A New Goal for Tibet: An Institute for Science and Technology

***image1***Dear Friends,

In 1991, I left my birthplace of Golok in Tibet to live in India. I first came to America in 1996. Although no secular education was not available to me as a child and a youth, I had the rare good fortune of receiving a first class religious education in Tibet. That has opened many doors and summoned many blessings. However, the young people of my homeland still virtually no opportunity for a secular or religious education.

The poverty and helplessness that comes from lack of basic education now threatens the very fabric of society in Tibet in general, and Golok in particular. In this environment, it is difficult for the people to maintain their ancient traditions, especially the Buddhist tradition that brought them peace and happiness for nearly two millennia. The Buddhist tradition flourishes when society is strong, when basic education allows for economic health.

The situation since the 1950’s has been difficult. The old infrastructure of public education was destroyed. Nothing new took its place. Nowadays, in the eastern parts of China, a great emphasis on technological and scientific education has led to unprecedented economic development for the Chinese nationals. However, Tibet does not share the common languages and cultures of China and has had no place in its educational and economic renaissance. As a result, Tibetan society has become destitute and is not able to sustain its precious institutions and traditions. If this continues, in another generation Tibetan culture will no longer exist in Tibet.

***image2*** With the help of dedicated professionals living in Tibet, I have applied to the authorities in the Chinese government to allow us to establish a new education institution in Golok, Tibet–The Tibetan Institute of Technology and Science. This application has met with official approval; we are now fully authorized by the Chinese government to proceed. This is a great step forward for the hopes of the Tibetan people. With the availability of an advanced secular education, they will finally have an opportunity to improve the economy and infrastructure and the ancient traditions will once again have a basis and support in Tibet.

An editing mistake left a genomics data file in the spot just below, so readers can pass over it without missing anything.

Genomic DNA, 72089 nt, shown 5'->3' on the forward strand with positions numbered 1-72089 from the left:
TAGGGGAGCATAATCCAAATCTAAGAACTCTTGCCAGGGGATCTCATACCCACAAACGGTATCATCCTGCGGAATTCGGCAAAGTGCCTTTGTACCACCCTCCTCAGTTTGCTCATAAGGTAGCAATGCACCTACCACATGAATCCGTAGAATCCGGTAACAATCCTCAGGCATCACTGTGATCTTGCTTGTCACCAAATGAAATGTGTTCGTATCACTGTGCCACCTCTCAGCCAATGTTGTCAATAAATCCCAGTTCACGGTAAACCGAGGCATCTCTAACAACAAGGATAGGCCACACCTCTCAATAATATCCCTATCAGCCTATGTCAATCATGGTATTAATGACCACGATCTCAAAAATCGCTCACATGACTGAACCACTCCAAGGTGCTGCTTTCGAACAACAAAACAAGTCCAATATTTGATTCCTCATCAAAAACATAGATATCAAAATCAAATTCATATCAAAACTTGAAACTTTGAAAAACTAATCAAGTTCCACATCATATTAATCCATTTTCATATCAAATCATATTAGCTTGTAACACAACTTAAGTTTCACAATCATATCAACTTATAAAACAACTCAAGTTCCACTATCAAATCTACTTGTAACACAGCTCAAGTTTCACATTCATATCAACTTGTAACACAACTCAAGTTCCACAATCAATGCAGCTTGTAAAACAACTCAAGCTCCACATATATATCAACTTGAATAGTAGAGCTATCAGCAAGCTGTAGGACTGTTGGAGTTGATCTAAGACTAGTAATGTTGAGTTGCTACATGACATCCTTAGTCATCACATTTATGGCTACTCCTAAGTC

To this end, I am now announcing the start of a drive to fund this new institute. As can be seen in our formal proposal, the plans for the Tibetan Institute for Technology and Science have been developed in a detailed and exacting manner. All aspects of construction, furnishing, supply, staffing and logistics have been developed according to government regulations, available materials, and local customs. These detailed plans are the result of extensive research by professional educators of the Golok region in consultation with government officials, architects, specialists in science and technology, and construction contractors and suppliers. The prices given are up to date and every aspect of the plan has been approved by both the government officials and Tibetan educators who will be involved once the Institute is up and running.

The Chinese government has now sent their official documents of approval and authorization, expressing appreciation that I have taken on the responsibility for establishing an institute for modern public education in an area that is in great need of such help. There are increasingly great demands on public funds in China and virtually no chance that government funding for education will increase in Golok in the foreseeable future. However, widespread poverty and the loss of the ancient traditions are rapidly increasing in the absence of a functioning system of modern education.

***image3***There is only one high school in all of Golok, a region with over 130,000 people. This is the Capitol City Tibetan High School (CCTHS). Although its students are predominately Tibetan, the school accepts students without regard to race, gender or ethnicity. CCTHS currently has 620 resident students, 55% of whom are female. Established in the 1950’s, CCTHS has had minimal funding since that time.

CCTHS lacks the basic infrastructure, classrooms, libraries, teaching supplies and electronics necessary for a basic modern education. Graduates have no chance to be accepted into any institution of higher education, nor to gain employment in any but the most menial of jobs. Our new Institute will be built on the campus of the CCTHS, and will become the center of its educational mission. With the new Institute in place, graduates of the CCTHS will be qualified for entrance into colleges and universities, will be able to compete effectively for high-level employment, and will be able to apply their skills to the many tasks of restoring Golok to its rightful place as a center of a vibrant traditional Tibetan culture.

I humbly request your help for this important project.

Sogan Rinpoche, Pema Lodoe

For further information, please contact:

The Sogan Foundation: lrbatie@ucdavis.edu

To contact Sogan Rinpoche, please write to Sogan Rinpoche, 855 Folsom St. # 914, San Francisco, CA 94107 or email him at soganr@yahoo.com

by Sogan Rinpoche
Ven. Sogan Rinpoche (Tulku Pema Lodoe) was born in 1964 in the Golok region of Amdo, Tibet. As a child, he was recognized by H.H. the XIVth Dalai Lama as the Sixth Sogan Rinpoche and was enthroned at Abo Sera Monastery in East Kham (Serta), which he founded in his first Sogan Rinpoche rebirth. He is also the head of Bayan (Wayan) Monastery in Golok.